NASIP's Last Gasp: National Aviation Safety Program-gone with the wind

NASIP's Last Gasp National Aviation Safety Inspection Program — gone with the wind By Stephen P. Prentice September 1999 Stephen P. Prentice is an attorney whose practice involves FAA-NTSB issues. He has an Airframe and...


FAA response
FAA's response to this critical assessment of their work was somewhat surprising. They concurred with all the findings and recommendations of the Inspector General and simply stated that the inspection process would be strengthened.

A NASIP inspection has sometimes been a difficult time for any air carrier. The Maintenance department is usually singled out for intense scrutiny simply because this is usually where most non-compliance is found. However, NASIP procedures will no longer apply to the new Air Transportation Oversight System of continuous data inspection.

The critical IG report on the ValuJet examination resulted in FAA fine tuning an inspection process to replace NASIP. The ATOS (Air Transportation Oversight System) has now been in place since October 1998, but only applies to the ten largest air carriers for the time being. It is a continuous data collection and evaluation inspection system. ATOS is set up to automatically ring bells when something is amiss with the airline in question.

CSET
CSET (Certification, Standardization and Evaluation Team) is a supporting component of ATOS. CSET was created in February 1997 to provide a national team of experienced aviation safety inspectors trained in certification procedures and requirements. This newly established group of inspectors supports the ATOS system, and will also be available to fill the void left by the demise of NASIP when an inspection requires their expertise. The plan provides comprehensive surveillance for each airline entity that will continuously monitor the regulatory health of the airline. Joint FAA/air carrier safety teams will analyze the information to determine any corrective action that is necessary.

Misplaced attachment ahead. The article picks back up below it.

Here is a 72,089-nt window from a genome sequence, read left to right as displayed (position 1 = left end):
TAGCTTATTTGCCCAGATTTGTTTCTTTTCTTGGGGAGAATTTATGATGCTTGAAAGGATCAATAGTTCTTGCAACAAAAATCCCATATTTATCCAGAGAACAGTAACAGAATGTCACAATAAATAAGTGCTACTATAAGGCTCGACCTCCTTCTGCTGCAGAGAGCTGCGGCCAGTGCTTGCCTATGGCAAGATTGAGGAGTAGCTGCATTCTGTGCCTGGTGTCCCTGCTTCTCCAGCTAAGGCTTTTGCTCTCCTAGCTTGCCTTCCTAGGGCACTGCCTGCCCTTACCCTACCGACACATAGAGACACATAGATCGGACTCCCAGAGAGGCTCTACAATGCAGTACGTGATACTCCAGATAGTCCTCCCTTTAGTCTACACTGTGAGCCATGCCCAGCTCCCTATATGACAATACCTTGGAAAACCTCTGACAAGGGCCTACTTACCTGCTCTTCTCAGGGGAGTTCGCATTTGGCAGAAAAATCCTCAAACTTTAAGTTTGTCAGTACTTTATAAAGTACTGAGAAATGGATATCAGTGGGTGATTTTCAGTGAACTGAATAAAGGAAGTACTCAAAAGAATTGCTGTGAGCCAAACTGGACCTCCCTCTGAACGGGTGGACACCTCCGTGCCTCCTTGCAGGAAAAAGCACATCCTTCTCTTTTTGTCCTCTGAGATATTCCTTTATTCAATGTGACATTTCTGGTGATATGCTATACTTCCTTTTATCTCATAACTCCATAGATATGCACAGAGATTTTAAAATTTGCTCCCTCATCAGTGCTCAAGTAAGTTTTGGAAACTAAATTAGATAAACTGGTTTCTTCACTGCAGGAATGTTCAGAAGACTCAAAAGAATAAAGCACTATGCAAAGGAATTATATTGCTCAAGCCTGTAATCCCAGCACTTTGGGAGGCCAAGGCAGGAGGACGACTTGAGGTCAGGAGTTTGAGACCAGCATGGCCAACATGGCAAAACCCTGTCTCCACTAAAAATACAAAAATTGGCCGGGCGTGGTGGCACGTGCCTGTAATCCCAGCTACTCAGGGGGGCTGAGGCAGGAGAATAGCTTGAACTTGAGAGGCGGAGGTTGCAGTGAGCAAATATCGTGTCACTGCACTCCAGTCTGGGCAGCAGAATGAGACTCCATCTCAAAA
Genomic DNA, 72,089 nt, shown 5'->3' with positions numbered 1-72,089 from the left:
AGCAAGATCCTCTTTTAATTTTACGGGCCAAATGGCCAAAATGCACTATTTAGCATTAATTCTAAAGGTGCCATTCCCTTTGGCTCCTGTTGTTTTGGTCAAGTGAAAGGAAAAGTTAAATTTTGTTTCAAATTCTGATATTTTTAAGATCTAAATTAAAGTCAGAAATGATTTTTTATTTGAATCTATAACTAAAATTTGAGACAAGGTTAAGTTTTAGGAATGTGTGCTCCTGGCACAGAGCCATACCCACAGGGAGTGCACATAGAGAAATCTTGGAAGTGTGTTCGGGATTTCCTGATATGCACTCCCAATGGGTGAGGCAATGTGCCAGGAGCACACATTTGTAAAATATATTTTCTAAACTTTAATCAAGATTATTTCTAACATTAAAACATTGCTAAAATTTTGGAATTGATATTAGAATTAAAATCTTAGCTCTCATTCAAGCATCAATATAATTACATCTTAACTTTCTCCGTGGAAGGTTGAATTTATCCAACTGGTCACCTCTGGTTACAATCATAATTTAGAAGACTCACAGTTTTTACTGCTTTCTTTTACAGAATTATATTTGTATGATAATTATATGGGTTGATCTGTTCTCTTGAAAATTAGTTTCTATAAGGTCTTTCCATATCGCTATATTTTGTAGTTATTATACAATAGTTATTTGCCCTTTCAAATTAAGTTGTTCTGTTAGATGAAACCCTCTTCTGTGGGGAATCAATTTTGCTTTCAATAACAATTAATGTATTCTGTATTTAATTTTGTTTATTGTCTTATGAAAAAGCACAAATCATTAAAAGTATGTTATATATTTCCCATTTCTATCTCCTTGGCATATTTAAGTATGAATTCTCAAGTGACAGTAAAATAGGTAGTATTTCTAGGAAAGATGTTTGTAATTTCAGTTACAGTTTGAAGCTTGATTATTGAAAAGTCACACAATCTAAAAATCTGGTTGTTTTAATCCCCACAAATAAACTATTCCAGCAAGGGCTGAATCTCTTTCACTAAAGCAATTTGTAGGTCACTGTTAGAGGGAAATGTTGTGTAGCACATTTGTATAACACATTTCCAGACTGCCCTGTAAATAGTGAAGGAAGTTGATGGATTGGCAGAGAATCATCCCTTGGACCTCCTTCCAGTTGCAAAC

Inspector General oversight
There is no doubt that the Inspector General's evaluation played a significant role in FAA starting a new approach. The pressure from ValuJet resulted in some heads rolling, meaning retirements at 800 Independence.

After the initial phase of the new system is completed, it will be applied to the rest of the airline and repair station industry as resources permit. This will be a major task at first and technicians and management will play a significant role in the process.

What this means for air carrier maintenance staff
The Inspector General focused on several significant maintenance areas that should get management's and technician's attention. Since the new approach to compliance has to do with a continuous process, the IG, CSET, and local inspectors place a strong emphasis on the FAR mandated (FAR 121.373) Continuing Analysis and Surveillance Program (CAS). It is easy to see why this is the case. This requirement is a fundamental step toward ATOS. Once experience with an internal CAS system is in place, it is a relatively easy move into ATOS. This is clearly one of the reasons that a continuous maintenance analysis system is important and required.

In addition, to insure that independent review continues, FAA plans to include all air carriers in the new surveillance system. This system, as noted, looks more at trend analysis and will not require the type of inspection process found in NASIP. That's the good news.

But don't get the impression that you won't be inspected. The Inspector General's final comment to FAA was that independent inspection assessments should continue in some form until such a time as ATOS is fully implemented and shows that it works. Lets see what develops.

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